Stable, Lithium-Metal Solid-State Battery can be Charged, Discharged Many Times

Quick-charging and long-lasting batteries are crucial to expand the electric vehicle sector but despite this fact, the current generation of lithium-ion batteries does not meet this requirement because they are extremely costly, quite bulky, and take a considerable amount of time to charge.

The first electrolyte (green) is more stable with lithium but prone to dendrite penetration. The second electrolyte, (brown) is less stable with lithium but appears immune to dendrites. In this design, dendrites are allowed to grow through the graphite and first electrolyte but are stopped when they reach the second. Image Credit: Second Bay Studios/Harvard SEAS.

For many years, scientists have attempted to harness the ability of solid-state, lithium-metal batteries that hold significantly more energy in the same charge and volume in a fraction of the time compared to conventional lithium-ion batteries.

A lithium-metal battery is considered the holy grail for battery chemistry because of its high capacity and energy density. But the stability of these batteries has always been poor.

Xin Li, Associate Professor of Materials Science, Harvard John A. Paulson School of Engineering and Applied Science

Li and his research team have now developed a stable, lithium-metal solid-state battery that can be charged and discharged for a minimum of 10,000 times—cycles that are substantially more than have been demonstrated before—at a high current density. The team combined the novel design with a commercially available high-energy-density cathode material.

The new battery technology can boost the lifetime of electric vehicles equivalent to that of gasoline cars, that is, 10 to 15 years, without having to substitute the battery. This battery, with its high current density, could result in electric vehicles that can completely charge in less than 10 to 20 minutes.

The study has been published in the Nature journal.

Our research shows that the solid-state battery could be fundamentally different from the commercial liquid electrolyte lithium-ion battery. By studying their fundamental thermodynamics, we can unlock superior performance and harness their abundant opportunities.

Xin Li, Associate Professor of Materials Science, Harvard John A. Paulson School of Engineering and Applied Science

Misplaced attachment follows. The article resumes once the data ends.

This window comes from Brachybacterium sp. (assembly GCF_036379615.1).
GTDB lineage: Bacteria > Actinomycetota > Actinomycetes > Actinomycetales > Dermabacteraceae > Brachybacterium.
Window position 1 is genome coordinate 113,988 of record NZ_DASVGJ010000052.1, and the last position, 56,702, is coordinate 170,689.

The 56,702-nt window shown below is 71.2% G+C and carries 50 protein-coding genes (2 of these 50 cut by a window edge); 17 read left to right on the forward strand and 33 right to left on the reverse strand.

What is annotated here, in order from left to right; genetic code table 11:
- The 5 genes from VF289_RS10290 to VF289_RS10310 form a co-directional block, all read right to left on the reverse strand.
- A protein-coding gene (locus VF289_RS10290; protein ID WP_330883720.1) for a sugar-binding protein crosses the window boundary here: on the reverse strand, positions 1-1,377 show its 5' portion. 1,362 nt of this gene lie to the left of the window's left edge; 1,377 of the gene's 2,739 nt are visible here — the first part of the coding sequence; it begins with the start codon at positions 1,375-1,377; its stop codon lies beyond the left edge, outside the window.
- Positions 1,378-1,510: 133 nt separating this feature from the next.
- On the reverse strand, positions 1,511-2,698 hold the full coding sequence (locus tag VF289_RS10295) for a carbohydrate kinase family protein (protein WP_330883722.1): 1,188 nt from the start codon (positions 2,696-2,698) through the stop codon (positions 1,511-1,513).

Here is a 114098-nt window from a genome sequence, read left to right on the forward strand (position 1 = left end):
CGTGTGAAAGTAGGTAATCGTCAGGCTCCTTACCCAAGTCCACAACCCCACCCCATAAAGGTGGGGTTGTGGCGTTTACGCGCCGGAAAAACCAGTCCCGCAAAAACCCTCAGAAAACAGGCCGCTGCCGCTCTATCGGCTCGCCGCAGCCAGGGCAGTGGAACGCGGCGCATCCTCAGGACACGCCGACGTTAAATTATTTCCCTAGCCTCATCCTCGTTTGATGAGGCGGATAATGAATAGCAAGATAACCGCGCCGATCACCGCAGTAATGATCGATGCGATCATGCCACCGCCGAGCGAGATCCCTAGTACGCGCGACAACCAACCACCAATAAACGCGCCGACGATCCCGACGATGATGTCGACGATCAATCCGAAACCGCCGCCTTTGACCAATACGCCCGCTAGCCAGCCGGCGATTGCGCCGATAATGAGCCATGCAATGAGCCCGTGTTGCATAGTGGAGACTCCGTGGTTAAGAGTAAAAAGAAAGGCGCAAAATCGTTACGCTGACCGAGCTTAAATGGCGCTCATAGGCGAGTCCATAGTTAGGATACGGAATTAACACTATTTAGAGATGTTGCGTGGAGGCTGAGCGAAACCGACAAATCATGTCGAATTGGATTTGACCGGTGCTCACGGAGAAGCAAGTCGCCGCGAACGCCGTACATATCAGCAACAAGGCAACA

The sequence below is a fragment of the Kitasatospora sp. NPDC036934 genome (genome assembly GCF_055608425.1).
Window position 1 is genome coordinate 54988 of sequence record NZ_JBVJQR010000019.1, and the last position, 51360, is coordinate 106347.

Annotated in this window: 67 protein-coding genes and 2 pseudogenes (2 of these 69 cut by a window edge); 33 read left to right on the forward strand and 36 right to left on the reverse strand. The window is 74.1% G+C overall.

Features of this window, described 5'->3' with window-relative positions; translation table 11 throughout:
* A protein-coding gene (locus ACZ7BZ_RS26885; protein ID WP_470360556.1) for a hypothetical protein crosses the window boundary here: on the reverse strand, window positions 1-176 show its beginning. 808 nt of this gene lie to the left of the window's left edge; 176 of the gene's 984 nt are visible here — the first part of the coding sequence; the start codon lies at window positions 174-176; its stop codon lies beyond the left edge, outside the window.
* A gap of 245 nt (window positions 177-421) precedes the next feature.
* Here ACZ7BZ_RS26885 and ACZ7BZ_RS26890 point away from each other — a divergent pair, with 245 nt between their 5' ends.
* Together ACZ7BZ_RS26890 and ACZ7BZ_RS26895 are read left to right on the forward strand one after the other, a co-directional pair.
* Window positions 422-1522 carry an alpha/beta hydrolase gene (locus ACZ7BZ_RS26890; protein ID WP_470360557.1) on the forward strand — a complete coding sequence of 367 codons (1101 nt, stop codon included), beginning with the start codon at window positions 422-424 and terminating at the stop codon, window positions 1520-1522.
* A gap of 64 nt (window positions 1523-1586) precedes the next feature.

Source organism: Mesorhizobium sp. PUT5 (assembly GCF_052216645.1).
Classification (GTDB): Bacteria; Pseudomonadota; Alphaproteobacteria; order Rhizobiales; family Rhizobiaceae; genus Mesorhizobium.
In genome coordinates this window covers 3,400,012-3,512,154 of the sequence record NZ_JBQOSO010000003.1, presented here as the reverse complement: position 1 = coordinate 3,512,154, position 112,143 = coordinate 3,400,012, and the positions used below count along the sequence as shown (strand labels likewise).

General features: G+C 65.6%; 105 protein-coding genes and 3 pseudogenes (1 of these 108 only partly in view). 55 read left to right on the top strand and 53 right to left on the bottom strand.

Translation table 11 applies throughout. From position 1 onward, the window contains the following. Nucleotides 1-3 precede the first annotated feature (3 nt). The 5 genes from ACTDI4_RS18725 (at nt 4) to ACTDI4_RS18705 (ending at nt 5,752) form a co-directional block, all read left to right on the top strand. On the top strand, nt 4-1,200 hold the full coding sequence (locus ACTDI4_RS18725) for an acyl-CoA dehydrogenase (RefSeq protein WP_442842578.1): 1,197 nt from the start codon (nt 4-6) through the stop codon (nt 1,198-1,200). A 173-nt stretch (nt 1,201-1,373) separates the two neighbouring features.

Chemistry has always posed a major challenge when it comes to lithium-metal batteries. At the time of charging, lithium batteries tend to shift lithium ions from the cathode to the anode. When the anode is composed of lithium metal, needle-like structures known as dendrites, tend to develop on the surface. Such structures grow just like roots into the electrolyte and penetrate the barrier that separates the cathode and anode, causing a shortage in the battery or even allowing it to catch fire.

To address this problem, Li and his research team fabricated a multilayer battery that closely packs different materials of different stabilities between the cathode and the anode. Through this multilayer, multi-material battery, the penetration of lithium dendrites is prevented by regulating and containing them instead of stopping them altogether.

Imagine a battery similar to a BLT sandwich. First comes a piece of bread—the lithium metal anode—and then the lettuce—a graphite coating. This is followed by a layer of tomatoes—the first electrolyte—and then a layer of bacon—the second electrolyte. This is finally completed with another layer of tomatoes and a final piece of bread—the cathode.

The first electrolyte (chemical name LPSCI or Li5.5PS4.5Cl1.5) was found to be more stable with lithium but it is prone to the penetration of dendrites. The second electrolyte, (LGPS or Li10Ge1P2S12) is less stable with lithium but seems to be resistant to dendrites.

In the new design, dendrites are permitted to grow through the first electrolyte and graphite but are stopped as soon as they reach the second electrolyte. To put this in simple terms, the dendrites grow through the tomato and lettuce but cease at the bacon. The barrier of bacon prevents the dendrites from forcing through and causing a shortage in the battery.

Our strategy of incorporating instability in order to stabilize the battery feels counterintuitive but just like an anchor can guide and control a screw going into a wall, so too can our multilayer design guide and control the growth of dendrites.

Luhan Ye, Study Co-Author and Graduate Student, Harvard John A. Paulson School of Engineering and Applied Science

Li added, “The difference is that our anchor quickly becomes too tight for the dendrite to drill through, so the dendrite growth is stopped.”

The new battery also heals on its own. Its chemistry enables it to backfill holes produced by the dendrites.

This proof-of-concept design shows that lithium-metal solid-state batteries could be competitive with commercial lithium-ion batteries. And the flexibility and versatility of our multilayer design makes it potentially compatible with mass production procedures in the battery industry. Scaling it up to the commercial battery won’t be easy and there are still some practical challenges, but we believe they will be overcome,” Li concluded.

The study was funded by Dean’s Competitive Fund for Promising Scholarship at Harvard University and Harvard Data Science Initiative Competitive Research Fund. Additional developments of this project will be funded by Harvard Physical Sciences and Engineering Accelerator Award and Harvard Climate Change Solutions Fund.

Journal Reference:

Ye, L & Li, X (2021) A dynamic stability design strategy for lithium metal solid state batteries. Nature. doi.org/10.1038/s41586-021-03486-3.

Source: https://www.seas.harvard.edu/

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